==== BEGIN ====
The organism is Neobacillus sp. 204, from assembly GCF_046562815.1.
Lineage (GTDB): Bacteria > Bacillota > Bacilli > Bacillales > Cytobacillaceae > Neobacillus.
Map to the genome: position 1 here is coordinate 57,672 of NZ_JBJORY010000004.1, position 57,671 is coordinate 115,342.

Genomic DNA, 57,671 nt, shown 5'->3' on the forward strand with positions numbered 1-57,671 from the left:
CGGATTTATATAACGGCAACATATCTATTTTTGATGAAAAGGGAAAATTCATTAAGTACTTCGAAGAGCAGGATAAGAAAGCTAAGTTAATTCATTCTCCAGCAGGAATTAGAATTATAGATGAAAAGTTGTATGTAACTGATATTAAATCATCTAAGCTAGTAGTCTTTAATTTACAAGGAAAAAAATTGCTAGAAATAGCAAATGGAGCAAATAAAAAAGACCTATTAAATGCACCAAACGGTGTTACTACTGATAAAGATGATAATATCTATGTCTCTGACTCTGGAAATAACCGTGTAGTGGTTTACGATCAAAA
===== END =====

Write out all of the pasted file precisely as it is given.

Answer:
The organism is Neobacillus sp. 204, from assembly GCF_046562815.1.
Lineage (GTDB): Bacteria > Bacillota > Bacilli > Bacillales > Cytobacillaceae > Neobacillus.
Map to the genome: position 1 here is coordinate 57,672 of NZ_JBJORY010000004.1, position 57,671 is coordinate 115,342.

Genomic DNA, 57,671 nt, shown 5'->3' on the forward strand with positions numbered 1-57,671 from the left:
CGGATTTATATAACGGCAACATATCTATTTTTGATGAAAAGGGAAAATTCATTAAGTACTTCGAAGAGCAGGATAAGAAAGCTAAGTTAATTCATTCTCCAGCAGGAATTAGAATTATAGATGAAAAGTTGTATGTAACTGATATTAAATCATCTAAGCTAGTAGTCTTTAATTTACAAGGAAAAAAATTGCTAGAAATAGCAAATGGAGCAAATAAAAAAGACCTATTAAATGCACCAAACGGTGTTACTACTGATAAAGATGATAATATCTATGTCTCTGACTCTGGAAATAACCGTGTAGTGGTTTACGATCAAAA